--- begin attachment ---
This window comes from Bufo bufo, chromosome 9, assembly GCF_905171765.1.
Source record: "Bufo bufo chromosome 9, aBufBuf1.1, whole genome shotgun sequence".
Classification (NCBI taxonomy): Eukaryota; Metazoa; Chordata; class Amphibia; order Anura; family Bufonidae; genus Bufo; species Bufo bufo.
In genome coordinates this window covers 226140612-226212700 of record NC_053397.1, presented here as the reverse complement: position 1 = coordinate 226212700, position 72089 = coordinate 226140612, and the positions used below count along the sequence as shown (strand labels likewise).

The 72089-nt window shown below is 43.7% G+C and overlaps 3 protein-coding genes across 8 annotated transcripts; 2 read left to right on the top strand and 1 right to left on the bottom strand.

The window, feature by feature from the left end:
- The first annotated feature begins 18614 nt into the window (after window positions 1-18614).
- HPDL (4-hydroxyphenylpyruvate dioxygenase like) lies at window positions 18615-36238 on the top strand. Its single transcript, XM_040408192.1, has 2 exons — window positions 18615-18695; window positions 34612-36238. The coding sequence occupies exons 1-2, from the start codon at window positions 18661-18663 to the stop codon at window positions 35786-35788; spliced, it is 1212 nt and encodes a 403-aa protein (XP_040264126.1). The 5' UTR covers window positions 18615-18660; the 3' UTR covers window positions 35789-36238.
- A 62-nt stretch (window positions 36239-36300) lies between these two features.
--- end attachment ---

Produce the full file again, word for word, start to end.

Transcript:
This window comes from Bufo bufo, chromosome 9, assembly GCF_905171765.1.
Source record: "Bufo bufo chromosome 9, aBufBuf1.1, whole genome shotgun sequence".
Classification (NCBI taxonomy): Eukaryota; Metazoa; Chordata; class Amphibia; order Anura; family Bufonidae; genus Bufo; species Bufo bufo.
In genome coordinates this window covers 226140612-226212700 of record NC_053397.1, presented here as the reverse complement: position 1 = coordinate 226212700, position 72089 = coordinate 226140612, and the positions used below count along the sequence as shown (strand labels likewise).

The 72089-nt window shown below is 43.7% G+C and overlaps 3 protein-coding genes across 8 annotated transcripts; 2 read left to right on the top strand and 1 right to left on the bottom strand.

The window, feature by feature from the left end:
- The first annotated feature begins 18614 nt into the window (after window positions 1-18614).
- HPDL (4-hydroxyphenylpyruvate dioxygenase like) lies at window positions 18615-36238 on the top strand. Its single transcript, XM_040408192.1, has 2 exons — window positions 18615-18695; window positions 34612-36238. The coding sequence occupies exons 1-2, from the start codon at window positions 18661-18663 to the stop codon at window positions 35786-35788; spliced, it is 1212 nt and encodes a 403-aa protein (XP_040264126.1). The 5' UTR covers window positions 18615-18660; the 3' UTR covers window positions 35789-36238.
- A 62-nt stretch (window positions 36239-36300) lies between these two features.